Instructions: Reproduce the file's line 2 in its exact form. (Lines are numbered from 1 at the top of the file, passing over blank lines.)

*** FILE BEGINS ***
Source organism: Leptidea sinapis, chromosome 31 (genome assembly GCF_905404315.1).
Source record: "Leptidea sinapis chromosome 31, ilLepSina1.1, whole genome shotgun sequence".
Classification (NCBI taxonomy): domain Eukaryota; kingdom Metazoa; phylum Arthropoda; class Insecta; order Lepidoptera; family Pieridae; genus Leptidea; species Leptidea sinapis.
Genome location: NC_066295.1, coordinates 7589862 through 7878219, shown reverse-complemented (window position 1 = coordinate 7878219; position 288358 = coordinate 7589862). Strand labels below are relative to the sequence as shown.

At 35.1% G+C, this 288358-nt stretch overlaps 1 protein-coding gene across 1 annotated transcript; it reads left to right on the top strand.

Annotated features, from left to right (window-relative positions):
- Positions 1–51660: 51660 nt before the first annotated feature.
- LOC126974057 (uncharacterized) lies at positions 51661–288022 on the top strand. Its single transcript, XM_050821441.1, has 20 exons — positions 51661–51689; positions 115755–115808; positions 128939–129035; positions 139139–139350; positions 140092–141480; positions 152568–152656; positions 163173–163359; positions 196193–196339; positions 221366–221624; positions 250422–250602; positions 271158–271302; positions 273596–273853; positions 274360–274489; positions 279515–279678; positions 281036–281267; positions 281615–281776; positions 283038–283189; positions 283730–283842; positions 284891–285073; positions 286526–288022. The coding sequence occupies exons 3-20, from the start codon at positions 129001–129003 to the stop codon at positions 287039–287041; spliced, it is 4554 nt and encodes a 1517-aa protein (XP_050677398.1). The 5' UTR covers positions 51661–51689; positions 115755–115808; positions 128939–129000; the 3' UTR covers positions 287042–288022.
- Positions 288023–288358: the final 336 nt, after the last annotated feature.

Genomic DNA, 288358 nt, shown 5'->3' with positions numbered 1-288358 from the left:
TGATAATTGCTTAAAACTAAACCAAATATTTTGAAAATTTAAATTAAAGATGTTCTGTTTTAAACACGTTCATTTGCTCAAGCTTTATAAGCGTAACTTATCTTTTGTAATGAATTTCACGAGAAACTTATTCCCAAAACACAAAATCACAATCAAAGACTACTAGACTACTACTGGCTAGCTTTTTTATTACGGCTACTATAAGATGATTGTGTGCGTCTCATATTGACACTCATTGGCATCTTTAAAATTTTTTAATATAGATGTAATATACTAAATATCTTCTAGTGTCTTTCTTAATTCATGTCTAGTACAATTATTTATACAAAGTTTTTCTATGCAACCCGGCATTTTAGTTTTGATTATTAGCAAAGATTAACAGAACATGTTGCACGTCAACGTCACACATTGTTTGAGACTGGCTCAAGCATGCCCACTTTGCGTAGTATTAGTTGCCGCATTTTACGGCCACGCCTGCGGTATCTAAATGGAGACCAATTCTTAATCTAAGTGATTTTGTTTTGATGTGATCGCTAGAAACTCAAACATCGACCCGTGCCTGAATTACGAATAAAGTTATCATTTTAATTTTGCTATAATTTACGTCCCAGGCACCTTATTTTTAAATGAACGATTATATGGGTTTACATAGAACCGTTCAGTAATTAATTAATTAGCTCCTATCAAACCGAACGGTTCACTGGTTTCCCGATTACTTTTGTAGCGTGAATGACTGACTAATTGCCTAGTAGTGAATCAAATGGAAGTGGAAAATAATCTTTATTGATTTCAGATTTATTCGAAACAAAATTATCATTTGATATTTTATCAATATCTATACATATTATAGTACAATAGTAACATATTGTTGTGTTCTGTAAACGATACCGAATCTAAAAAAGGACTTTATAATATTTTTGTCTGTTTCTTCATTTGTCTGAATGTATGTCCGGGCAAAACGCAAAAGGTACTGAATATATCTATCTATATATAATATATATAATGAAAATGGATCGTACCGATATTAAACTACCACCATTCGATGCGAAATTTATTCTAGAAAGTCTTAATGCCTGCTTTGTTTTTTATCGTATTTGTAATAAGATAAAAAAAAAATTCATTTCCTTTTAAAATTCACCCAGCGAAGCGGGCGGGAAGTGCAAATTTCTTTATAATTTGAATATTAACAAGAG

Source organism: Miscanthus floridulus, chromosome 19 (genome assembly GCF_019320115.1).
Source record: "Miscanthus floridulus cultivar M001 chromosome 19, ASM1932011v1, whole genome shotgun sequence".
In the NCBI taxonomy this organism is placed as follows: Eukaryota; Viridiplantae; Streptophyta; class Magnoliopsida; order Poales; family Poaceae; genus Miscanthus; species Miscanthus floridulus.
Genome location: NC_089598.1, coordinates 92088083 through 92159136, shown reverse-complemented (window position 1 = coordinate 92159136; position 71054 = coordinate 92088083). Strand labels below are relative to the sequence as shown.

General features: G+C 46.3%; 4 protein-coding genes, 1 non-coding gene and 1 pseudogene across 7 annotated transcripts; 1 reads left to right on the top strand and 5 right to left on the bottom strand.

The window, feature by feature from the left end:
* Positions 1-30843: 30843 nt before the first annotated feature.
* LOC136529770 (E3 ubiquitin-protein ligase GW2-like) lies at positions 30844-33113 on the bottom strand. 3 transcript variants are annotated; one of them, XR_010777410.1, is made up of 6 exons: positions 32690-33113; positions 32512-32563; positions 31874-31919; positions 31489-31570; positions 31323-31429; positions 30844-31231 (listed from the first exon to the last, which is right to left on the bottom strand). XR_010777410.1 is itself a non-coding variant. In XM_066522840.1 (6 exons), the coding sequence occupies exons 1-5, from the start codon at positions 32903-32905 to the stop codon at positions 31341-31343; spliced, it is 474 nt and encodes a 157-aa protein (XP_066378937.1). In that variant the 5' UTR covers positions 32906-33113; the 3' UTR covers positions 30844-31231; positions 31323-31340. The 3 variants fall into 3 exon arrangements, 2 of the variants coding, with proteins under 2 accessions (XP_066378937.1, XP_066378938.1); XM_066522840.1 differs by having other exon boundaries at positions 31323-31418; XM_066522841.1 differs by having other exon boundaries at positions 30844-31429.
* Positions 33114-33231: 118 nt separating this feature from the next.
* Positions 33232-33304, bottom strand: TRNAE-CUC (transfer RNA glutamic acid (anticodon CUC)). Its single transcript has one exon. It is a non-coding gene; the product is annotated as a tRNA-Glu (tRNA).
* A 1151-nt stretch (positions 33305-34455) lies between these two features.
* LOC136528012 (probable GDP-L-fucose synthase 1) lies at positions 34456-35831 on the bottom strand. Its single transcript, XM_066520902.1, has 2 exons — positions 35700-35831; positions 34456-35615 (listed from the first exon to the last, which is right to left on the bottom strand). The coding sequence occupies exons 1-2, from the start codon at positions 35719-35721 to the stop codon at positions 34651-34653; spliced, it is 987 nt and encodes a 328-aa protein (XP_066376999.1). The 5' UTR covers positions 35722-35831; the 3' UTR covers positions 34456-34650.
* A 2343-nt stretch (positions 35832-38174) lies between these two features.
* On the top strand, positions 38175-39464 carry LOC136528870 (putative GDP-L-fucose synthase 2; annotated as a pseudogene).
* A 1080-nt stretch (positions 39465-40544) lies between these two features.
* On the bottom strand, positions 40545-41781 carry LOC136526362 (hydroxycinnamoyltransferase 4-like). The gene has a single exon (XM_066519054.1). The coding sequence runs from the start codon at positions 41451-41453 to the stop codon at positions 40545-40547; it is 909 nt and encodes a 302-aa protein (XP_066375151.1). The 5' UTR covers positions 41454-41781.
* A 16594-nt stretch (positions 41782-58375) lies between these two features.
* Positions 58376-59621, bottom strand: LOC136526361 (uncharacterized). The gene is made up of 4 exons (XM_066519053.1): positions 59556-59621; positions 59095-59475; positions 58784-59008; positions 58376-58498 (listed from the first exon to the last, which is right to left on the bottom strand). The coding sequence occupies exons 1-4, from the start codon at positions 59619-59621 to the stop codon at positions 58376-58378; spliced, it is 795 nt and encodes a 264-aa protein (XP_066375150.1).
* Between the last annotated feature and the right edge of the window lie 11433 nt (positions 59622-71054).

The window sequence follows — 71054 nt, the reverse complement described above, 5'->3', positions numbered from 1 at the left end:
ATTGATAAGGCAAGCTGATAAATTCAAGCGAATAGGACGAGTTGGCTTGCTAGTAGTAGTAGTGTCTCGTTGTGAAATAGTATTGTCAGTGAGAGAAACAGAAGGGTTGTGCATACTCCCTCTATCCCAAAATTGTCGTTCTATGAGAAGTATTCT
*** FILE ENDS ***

Source record: "Leptidea sinapis chromosome 31, ilLepSina1.1, whole genome shotgun sequence".